Usually, Synchronicity smiles on me but today, the day I’m due to take O to the Spina Bifida clinic, she’s pissed off. The morning starts at 4AM with O screaming her guts out. She’s in pain, uncomfortable and tired. We spend four hours consoling her then R has to leave for work and I’m left trying to contain her pain while my back aches from the pressure of the ever-growing twins. An hour later, I bundle her into the car and we’re off to the hospital for the dreaded Spina B appointment. The first face I see as I’m entering the waiting room is the angry boy (now man) I used to look after ten years ago. Sydney isn’t that small of a city. There are at least ten hospitals with spinal wards. Why would I be confronted with the one person I know who has a neural tube defect in this entire town? He’s still in a wheelchair, the hump on his back even more pronounced than I remember it, but his face has changed. He looks peaceful. I greet him. He recognises me, is polite, charming even. I note the easy way he jokes with the doctors and nurses who minister to him. I know I should feel happy, relieved that he’s less belligerent, at peace. But something about his ease is making me terribly uncomfortable. He’s accepted his fate, I realise. He’s not fighting anymore. He knows he’s lost.

I don’t have too much time to dwell on my placid friend before Doctor Loud Bowtie grabs my hand, squeezes O’s cheek and welcomes us to the clinic. He’s irritatingly friendly as he explains O will be seen by several doctors this morning. It’s the team approach that helps “these kids” get proper treatment, he claims. A good theory, but with O and I both utterly exhausted from the morning’s shenanigans, the prospect of seeing seven doctors in a row is as appealing as having my teeth removed by a Nazi with a bleeding gum fetish.

First up is a neurologist. He’s young. And cocky. He tests O’s reflexes and pokes her with a sharp implement in various body bits, all the while making me repeat her entire medical history to him. When he’s finished, he smiles paternally. Yes, he says, she has diminished sensation in certain parts of her legs and buttocks. You do realise there’s a chance she May Never Walk.

He said it.

The thing I’ve been fearing and hiding from and praying no-one ever says.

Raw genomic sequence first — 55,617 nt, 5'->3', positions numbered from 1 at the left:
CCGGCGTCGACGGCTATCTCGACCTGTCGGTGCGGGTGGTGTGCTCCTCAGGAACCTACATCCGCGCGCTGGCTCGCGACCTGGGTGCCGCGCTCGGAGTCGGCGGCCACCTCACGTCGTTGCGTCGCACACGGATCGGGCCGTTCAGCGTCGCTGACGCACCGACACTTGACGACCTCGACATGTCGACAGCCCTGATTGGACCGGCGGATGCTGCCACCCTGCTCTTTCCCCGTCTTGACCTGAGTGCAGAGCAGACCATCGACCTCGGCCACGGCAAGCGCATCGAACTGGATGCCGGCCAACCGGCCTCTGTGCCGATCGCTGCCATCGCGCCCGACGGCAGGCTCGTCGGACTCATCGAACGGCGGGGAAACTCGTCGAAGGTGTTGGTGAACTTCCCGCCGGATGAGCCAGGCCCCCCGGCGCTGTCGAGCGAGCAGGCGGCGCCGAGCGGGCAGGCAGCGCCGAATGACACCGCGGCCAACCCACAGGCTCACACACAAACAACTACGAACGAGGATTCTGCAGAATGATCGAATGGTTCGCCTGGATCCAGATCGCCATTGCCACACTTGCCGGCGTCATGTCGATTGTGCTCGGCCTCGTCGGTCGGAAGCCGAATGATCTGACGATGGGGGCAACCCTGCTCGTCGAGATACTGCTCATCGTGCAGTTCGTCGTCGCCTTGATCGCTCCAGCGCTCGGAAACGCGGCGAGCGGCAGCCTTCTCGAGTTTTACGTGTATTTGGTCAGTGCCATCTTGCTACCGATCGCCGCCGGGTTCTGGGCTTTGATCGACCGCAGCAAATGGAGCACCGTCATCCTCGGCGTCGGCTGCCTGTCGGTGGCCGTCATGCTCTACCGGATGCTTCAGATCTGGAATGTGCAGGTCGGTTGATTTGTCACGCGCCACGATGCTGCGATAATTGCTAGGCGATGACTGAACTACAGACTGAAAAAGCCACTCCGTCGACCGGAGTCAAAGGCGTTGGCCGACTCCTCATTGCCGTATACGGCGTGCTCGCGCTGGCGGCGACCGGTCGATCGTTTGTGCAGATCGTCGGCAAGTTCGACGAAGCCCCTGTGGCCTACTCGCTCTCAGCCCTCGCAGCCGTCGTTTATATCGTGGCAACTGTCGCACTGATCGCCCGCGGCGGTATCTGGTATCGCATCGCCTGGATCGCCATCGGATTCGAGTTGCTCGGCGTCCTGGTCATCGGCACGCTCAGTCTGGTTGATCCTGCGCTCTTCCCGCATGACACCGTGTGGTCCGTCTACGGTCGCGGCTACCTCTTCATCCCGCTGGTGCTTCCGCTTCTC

But she moves her legs, I tell him, quickly. Like I can eat up the words his said if I just talk fast enough.
Yes, he says, but does she take weight on them?
No, I stammer, but she’s recently had spinal surgery and she’s been in hospital six times in ten months and she-
He stops me. It’s a matter of wait and see, he tells me. The urologist will see you next.

I stumble through 5 more doctors, scarce hearing them as I repeat O’s medical history with less and less coherence. All I can think of is the neurologist’s flippant words.
She May Never Walk.

I manage to gather that the urologists will order a scan of her bladder and kidneys. I’m not sure I want to know why. The orthopaedic surgeon examines her and says he doesn’t think she’ll need orthopaedic surgery but will reassess her regularly. The neurosurgeon examines the scar on her back and mutters something about being lucky the cord was tethered low rather than high. And the rest, I’m afraid, is a blur. Until we get to the final medical professional – the physiotherapist. She takes one look at O and comments on how lovely her leg movements are. That’s all is takes, someone being nice. I start to cry the tears of a mentally unstable woman (they’re huge fuckers, these particular tears, and they come with an unnaturally guttural heaving noise which resembles a cow in labour). The physio quickly draws the curtains around us and tries to console me. I explain what the neurologist said. She shoots a dagger glare his way and reminds me that doctors are often trained to give you the worst-case scenario. Yes, O will need help learning to walk, but it can’t be said that it won’t happen. She tells me she won’t do an assessment on O now, I should come to the clinic in the New Year and we can do it then. When I feel better. It doesn’t even bother me that she’s using the tone I’m sure she reserves for schizophrenics and small animals.

I stagger away. Dr Loud Bowtie puts his arm around me and tells me he hopes my first visit to the clinic wasn’t too traumatic. He’ll get “the girls” to make me another appointment for January. You’ll get used to it, he assures me. It’s all a lot to take in the first time. The more he talks, the more panicked I become. I don’t want to get used to it, I don’t want to ever have to come back, why don’t these people and their tests and their invasive implements and predictions about my daughter just leave us alone? I feel myself slip so far off the precipe of rationality I almost reach New Zealand.

But it’s the final words that Dr Bowtie hurls at me that push me into a new dimension of madness.

Welcome to The Family, he says.

And no matter how far away I push O’s stroller, I can’t help but fear we’re going to be forever related to these people in ways I haven’t even begun to imagine.

Tuesday, December 13, 2005

How Jewish is he?

And because there is always something to laugh at, I give you this:

We recently found out that the valves my dad will be implanted with to replace his leaky ones were formerly owned by a pig. Or perhaps two pigs. The cardio-surgeon wasn’t clear on the specifics. (He also balked at my question of whether the pigs were male or female. For some reason the idea that my dad will soon be part sow makes me smile). You must understand that my father is the Jewishest man you could ever meet. His DNA is in the shape of a magen dovid. If it wasn’t against the religion to tattoo yourself, he would definitely have JEWBOY inked across his face. He can use the word Jew ten times per sentence and never tire of it. The man’s a Yiddeshe Pappa of the Yiddeshest kind. And he’s about to become semi-porcine.